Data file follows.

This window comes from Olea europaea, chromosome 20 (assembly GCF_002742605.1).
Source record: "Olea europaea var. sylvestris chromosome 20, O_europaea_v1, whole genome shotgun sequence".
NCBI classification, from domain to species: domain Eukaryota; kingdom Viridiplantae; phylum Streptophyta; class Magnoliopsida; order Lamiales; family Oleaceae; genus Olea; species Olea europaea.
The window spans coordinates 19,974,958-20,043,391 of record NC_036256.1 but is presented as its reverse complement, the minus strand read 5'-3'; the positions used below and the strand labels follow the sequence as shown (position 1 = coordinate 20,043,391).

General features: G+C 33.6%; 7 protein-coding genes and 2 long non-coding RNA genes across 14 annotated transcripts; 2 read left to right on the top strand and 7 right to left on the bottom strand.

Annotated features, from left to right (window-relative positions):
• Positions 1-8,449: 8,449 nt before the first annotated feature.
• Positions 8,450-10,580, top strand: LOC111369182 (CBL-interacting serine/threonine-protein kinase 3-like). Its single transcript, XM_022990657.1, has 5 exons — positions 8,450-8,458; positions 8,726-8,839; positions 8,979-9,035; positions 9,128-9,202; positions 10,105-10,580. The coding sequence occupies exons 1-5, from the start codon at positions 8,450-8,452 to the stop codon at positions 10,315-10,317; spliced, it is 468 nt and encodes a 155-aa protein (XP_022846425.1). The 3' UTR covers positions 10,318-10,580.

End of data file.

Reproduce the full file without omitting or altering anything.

This window comes from Olea europaea, chromosome 20 (assembly GCF_002742605.1).
Source record: "Olea europaea var. sylvestris chromosome 20, O_europaea_v1, whole genome shotgun sequence".
NCBI classification, from domain to species: domain Eukaryota; kingdom Viridiplantae; phylum Streptophyta; class Magnoliopsida; order Lamiales; family Oleaceae; genus Olea; species Olea europaea.
The window spans coordinates 19,974,958-20,043,391 of record NC_036256.1 but is presented as its reverse complement, the minus strand read 5'-3'; the positions used below and the strand labels follow the sequence as shown (position 1 = coordinate 20,043,391).

General features: G+C 33.6%; 7 protein-coding genes and 2 long non-coding RNA genes across 14 annotated transcripts; 2 read left to right on the top strand and 7 right to left on the bottom strand.

Annotated features, from left to right (window-relative positions):
• Positions 1-8,449: 8,449 nt before the first annotated feature.
• Positions 8,450-10,580, top strand: LOC111369182 (CBL-interacting serine/threonine-protein kinase 3-like). Its single transcript, XM_022990657.1, has 5 exons — positions 8,450-8,458; positions 8,726-8,839; positions 8,979-9,035; positions 9,128-9,202; positions 10,105-10,580. The coding sequence occupies exons 1-5, from the start codon at positions 8,450-8,452 to the stop codon at positions 10,315-10,317; spliced, it is 468 nt and encodes a 155-aa protein (XP_022846425.1). The 3' UTR covers positions 10,318-10,580.